Creators such as BuzzFeed, ATTN and Refinery 29 are said to be working on short-form Facebook content. In addition, a millennial-focused relationship drama called Strangers has been lined up, and a deal is reportedly close for licensing Loosely Exactly Nicole, a family comedy that Viacom Inc.'s (VIA) MTV recently cancelled.

Such details mostly fit with a late-May Reuters report stating Facebook has reached deals with BuzzFeed, Vox and other millennial-focused content creators. However, whereas Reuters said Facebook is only looking to pay up to $250,000 per episode for 20-to-30 minute shows, the WSJ's report suggest the company is now willing to spend more aggressively.

The WSJ states Facebook is now aiming for a late-summer launch for its content. Re/code reported last month that the launch, originally slated for June, had been pushed back to late July or early August, and that Facebook was still "figuring out" where to place professional content, outside of the Video tab in its core app. Other reports have signaled that the Video app Facebook recently launched for streaming set-tops and smart TVs will also showcase the material.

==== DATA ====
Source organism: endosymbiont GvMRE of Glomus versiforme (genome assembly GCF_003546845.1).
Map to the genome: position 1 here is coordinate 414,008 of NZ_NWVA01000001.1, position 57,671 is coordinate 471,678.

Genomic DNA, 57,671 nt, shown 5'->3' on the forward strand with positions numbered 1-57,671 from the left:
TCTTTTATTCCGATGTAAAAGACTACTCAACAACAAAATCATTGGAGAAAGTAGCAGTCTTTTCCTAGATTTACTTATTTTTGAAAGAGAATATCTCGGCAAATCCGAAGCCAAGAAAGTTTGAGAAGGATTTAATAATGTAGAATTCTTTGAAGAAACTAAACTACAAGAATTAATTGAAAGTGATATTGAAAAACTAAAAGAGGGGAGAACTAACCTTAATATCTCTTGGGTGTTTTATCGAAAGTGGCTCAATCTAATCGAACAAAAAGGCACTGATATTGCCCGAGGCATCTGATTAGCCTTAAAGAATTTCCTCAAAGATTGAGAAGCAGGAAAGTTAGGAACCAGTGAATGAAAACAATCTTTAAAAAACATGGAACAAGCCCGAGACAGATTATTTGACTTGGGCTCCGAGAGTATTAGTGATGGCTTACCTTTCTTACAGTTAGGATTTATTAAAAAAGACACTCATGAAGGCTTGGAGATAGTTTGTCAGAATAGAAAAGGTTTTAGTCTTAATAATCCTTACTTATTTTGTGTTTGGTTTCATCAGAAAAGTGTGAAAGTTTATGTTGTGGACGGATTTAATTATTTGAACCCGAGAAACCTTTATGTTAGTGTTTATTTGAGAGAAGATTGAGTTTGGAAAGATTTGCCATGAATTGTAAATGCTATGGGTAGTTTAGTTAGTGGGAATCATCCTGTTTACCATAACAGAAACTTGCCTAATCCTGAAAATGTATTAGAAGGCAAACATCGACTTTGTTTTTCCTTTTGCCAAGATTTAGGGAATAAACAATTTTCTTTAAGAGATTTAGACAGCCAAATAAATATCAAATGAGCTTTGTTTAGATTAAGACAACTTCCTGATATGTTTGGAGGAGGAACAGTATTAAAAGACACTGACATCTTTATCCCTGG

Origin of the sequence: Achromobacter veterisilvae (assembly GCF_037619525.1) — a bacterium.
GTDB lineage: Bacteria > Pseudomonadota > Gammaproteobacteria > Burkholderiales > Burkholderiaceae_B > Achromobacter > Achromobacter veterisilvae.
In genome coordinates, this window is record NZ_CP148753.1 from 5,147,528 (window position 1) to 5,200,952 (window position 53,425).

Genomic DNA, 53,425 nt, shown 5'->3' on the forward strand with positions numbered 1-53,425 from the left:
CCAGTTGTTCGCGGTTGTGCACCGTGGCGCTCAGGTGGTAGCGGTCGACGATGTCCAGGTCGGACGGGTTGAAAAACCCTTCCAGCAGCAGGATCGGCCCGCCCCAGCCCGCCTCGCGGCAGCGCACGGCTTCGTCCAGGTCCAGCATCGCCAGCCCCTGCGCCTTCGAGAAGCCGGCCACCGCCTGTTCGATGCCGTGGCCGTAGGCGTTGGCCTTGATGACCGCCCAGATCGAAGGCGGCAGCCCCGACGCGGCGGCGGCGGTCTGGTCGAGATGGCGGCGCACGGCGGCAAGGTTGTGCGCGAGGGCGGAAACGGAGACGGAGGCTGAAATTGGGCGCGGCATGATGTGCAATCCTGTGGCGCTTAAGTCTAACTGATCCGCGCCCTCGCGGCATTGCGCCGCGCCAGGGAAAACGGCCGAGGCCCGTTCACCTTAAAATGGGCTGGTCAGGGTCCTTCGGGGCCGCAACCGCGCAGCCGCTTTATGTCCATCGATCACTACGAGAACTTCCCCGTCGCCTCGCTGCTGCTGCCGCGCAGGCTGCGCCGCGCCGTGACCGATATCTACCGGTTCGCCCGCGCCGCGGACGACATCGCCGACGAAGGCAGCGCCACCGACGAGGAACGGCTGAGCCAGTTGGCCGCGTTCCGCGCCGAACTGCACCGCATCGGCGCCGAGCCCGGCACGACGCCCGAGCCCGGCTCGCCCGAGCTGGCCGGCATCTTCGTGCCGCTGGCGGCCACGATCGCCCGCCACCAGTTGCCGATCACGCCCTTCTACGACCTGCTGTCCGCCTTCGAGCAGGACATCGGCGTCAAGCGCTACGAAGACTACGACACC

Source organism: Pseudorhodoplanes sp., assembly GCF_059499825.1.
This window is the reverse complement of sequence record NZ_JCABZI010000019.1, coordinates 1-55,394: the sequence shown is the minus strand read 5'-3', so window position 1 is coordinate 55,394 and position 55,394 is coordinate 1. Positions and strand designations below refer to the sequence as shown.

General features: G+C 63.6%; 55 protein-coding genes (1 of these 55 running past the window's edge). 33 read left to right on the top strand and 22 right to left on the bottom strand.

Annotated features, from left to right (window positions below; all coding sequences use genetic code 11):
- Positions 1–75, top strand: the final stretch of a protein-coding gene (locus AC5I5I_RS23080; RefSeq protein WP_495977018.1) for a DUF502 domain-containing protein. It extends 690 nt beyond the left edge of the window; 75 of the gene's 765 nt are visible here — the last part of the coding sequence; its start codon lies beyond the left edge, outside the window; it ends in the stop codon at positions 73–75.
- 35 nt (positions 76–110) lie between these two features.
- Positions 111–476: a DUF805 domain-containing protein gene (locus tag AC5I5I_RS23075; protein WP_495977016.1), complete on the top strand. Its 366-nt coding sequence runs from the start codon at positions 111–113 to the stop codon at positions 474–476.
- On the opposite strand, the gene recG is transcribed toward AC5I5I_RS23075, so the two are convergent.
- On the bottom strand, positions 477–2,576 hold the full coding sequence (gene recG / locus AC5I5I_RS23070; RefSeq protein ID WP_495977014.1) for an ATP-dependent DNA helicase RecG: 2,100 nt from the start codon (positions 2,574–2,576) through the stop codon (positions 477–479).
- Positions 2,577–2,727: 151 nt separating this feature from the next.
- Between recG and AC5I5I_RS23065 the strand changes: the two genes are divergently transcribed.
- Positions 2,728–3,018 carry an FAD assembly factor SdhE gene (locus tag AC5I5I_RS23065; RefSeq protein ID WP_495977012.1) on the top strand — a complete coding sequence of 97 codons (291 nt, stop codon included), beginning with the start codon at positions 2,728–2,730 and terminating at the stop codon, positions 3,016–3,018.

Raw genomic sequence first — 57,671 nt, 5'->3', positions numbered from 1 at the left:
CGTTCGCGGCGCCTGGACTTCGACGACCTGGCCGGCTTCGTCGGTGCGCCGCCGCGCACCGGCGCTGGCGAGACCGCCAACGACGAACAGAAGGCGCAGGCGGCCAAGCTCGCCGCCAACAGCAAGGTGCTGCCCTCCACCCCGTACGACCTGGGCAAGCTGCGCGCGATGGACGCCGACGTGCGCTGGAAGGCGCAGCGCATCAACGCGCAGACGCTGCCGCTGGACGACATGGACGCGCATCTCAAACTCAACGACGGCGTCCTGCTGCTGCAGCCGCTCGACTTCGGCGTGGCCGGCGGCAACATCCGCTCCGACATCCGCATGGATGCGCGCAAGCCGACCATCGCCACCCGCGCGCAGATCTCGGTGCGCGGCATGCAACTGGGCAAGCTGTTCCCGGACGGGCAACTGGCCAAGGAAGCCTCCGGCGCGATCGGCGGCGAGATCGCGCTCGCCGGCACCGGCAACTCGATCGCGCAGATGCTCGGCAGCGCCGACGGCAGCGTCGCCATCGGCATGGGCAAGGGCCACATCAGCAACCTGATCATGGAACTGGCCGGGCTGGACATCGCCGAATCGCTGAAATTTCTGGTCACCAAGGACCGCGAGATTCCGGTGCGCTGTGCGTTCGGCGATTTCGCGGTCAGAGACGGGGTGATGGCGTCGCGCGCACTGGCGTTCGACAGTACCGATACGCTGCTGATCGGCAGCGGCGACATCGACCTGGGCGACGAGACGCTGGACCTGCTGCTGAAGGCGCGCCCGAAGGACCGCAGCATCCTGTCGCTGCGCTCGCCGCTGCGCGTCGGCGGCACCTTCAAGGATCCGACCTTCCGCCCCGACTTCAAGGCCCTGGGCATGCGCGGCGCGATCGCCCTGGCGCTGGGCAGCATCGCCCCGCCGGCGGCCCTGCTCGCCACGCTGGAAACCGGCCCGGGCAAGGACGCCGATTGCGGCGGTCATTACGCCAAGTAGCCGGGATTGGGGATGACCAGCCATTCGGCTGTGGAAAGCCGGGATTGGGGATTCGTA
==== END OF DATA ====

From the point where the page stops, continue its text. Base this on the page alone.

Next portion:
On earnings calls, both Mark Zuckerberg and CFO Dave Wehner have insisted that in the long run, Facebook doesn't want to pay for content, and instead plans to rely solely on ad revenue-sharing deals. The company reportedly plans to give creators a 55% revenue cut on "mid-roll" ads that will appear in the middle of a video. YouTube also gives a 55% revenue cut, and relies on both mid-roll ads and "pre-roll" ads that appear before a video starts. Facebook wants to avoid showing pre-roll ads for the sake of its user experience.